Irrespective of how each one of us grapples with that story, in the story, it seems that at least two things are clear. At the crucifixion we encounter Jesus in his full humanity and when Jesus cries out, “My God, my God, why have you forsaken me,” he’s not crying out to some existential being out there. No. My God, your God, our God—it’s personal. It’s profound. He calls out to the one he knows to the depths of his being.

As I was thinking and praying and preparing for this day and for this homily, a painful chapter in my own life came back to me. For those of us who have the privilege of preaching, we know that sometimes things come back to us that we’d just as soon not remember, much less mention, and this was one of those. I tried to push it away and it kept coming back. So, reluctantly, I share this story with you with the hope that perhaps something in it will speak to you this day and be helpful.

Early in my marriage, my husband John asked me to attend a ministry workshop and worship in his hope that he would expose me to something a little more broad than this lifelong Episcopalian, possibly of the chosen frozen variety, had experienced in my lifetime; to broaden my experience of what it meant to be church. At the worship service, the preacher spoke very directly and very personally in a way that I’d never really encountered in a sermon before. I could tell that, along the way, she had lost John. But it felt like she was speaking personally, directly, to me. If you ever had that experience, when you felt that the word was meant exactly for you? What she talked about that day was how destructive and corrosive hanging onto the things that burden us and bind us can be and how they can prevent us from living into the life that God really intends for us. That when we hold on to feelings of unworthiness or shame or unforgiveness, being beyond even God’s redemption, that it can slowly but surely destroy us if we let it. What she encouraged us to do that day was to take whatever bound us to the foot of the cross to put it at the feet of Jesus, to lay it down and let it go.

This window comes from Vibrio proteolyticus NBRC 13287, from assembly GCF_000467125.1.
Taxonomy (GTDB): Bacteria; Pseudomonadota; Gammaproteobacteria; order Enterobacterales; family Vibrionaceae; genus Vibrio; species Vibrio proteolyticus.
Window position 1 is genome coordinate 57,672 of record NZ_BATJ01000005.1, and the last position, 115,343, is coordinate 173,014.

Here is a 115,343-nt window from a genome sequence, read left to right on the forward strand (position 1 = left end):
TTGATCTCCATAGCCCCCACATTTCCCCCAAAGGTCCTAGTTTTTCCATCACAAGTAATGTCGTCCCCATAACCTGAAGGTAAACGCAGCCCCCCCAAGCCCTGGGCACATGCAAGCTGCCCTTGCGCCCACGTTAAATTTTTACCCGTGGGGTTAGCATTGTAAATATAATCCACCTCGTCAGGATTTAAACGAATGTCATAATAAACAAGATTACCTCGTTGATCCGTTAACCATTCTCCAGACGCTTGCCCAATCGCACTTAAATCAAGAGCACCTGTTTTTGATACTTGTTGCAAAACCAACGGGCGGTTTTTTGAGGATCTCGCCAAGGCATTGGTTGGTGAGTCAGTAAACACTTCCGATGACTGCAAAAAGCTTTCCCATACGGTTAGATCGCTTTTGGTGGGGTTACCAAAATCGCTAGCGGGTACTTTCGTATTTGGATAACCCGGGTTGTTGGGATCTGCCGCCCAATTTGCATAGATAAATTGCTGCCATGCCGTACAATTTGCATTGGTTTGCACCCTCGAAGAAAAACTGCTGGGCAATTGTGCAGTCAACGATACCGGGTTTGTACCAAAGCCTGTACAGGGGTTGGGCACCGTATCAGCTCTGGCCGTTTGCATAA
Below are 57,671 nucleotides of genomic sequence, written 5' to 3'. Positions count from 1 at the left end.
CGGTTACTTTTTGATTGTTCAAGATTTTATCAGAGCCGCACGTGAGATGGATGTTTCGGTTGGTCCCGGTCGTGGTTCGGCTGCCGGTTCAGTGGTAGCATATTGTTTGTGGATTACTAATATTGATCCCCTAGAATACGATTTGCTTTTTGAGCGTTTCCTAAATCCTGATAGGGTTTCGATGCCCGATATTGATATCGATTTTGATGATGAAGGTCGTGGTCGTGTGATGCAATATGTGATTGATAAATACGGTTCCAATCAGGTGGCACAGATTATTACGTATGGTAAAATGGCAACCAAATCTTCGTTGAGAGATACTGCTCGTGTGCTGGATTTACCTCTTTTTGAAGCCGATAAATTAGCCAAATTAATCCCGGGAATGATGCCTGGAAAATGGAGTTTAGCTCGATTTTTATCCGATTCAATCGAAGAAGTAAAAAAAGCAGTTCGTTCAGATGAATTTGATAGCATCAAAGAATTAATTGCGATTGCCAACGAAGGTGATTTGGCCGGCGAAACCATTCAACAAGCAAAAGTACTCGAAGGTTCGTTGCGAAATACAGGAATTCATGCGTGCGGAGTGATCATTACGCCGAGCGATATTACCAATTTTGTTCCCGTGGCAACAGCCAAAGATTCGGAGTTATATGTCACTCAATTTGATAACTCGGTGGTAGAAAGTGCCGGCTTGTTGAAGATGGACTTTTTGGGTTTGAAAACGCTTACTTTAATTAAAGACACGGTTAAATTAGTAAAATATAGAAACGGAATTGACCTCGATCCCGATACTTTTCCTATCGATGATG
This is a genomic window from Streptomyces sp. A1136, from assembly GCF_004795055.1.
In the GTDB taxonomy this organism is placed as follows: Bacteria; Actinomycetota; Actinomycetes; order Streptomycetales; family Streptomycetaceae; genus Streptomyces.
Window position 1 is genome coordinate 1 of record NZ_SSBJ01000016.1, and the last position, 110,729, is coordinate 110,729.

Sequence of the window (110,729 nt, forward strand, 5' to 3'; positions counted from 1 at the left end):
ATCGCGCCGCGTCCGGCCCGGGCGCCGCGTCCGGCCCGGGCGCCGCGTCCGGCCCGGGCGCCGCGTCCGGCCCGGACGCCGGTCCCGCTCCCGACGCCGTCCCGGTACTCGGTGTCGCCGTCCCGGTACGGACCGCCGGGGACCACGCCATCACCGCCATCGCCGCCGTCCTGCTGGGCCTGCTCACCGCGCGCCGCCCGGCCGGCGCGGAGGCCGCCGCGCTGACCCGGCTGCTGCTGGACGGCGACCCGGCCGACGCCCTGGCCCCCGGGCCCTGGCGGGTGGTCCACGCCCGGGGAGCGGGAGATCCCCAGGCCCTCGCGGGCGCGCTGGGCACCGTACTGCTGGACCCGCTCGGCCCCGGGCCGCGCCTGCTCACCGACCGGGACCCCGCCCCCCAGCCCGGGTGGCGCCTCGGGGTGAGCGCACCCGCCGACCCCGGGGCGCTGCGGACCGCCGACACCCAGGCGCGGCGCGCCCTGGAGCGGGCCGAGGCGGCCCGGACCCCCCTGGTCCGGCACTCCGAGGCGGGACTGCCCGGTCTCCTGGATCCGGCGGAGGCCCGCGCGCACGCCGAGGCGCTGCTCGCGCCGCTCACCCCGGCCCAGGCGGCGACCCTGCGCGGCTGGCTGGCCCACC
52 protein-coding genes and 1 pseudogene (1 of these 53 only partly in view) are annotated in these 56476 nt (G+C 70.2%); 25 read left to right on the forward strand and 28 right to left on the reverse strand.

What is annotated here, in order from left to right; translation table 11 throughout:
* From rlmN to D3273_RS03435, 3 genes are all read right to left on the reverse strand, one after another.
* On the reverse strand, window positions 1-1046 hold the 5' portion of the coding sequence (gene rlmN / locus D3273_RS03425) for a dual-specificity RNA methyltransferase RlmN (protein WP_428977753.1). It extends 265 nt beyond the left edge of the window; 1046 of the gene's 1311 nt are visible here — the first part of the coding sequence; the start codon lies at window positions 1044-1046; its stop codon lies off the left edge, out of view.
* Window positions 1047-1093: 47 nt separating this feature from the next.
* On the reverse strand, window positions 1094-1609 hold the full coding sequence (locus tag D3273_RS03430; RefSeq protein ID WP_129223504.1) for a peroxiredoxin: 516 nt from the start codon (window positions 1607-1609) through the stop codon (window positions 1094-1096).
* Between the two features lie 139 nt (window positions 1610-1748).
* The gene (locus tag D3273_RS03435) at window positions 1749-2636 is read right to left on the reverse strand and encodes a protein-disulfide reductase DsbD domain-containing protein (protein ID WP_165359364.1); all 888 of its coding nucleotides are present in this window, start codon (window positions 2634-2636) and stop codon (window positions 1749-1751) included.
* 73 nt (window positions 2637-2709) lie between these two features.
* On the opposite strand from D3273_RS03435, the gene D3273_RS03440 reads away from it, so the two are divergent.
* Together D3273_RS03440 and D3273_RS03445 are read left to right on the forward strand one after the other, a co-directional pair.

And I knew she was speaking to me. Earlier in my life I’d done something about which I was not only not proud, but I was ashamed. And I’d held on to it for 20 years. It was pretty firmly entrenched and I’d never told anyone about it. But I knew after hearing that sermon that I had to tell John and I had to find some way to lay it down and let it go. I did tell John and he lovingly listened and encouraged me to do exactly that. At the time we had a small farm and we had erected a wooden cross not quite the size of the one in this mid nave but pretty close. And I took a symbol of that painful chapter of my life and we literally buried it at the foot of the cross. I laid it down and attempted to let it go. It wasn’t instantaneous; but I discovered over the course of a few months that while, yes, that memory is still a part of my life, that power, that that sense of shame held over me was gone.

In a few minutes we will be invited to go to the cross. I invite you, I pray, that if you’ve brought anything with you today that binds you, any brokenness, any sense of unforgiveness, any need for reconciliation, and healing and wholeness, that you take it to the cross, you lay it down, and let it go. You see, this day is about being saved to live a life beyond the cross. We can only get beyond the cross by going through it. That’s what we do today and that’s why we’re here. Amen.



The Rev. Canon Jan Naylor Cope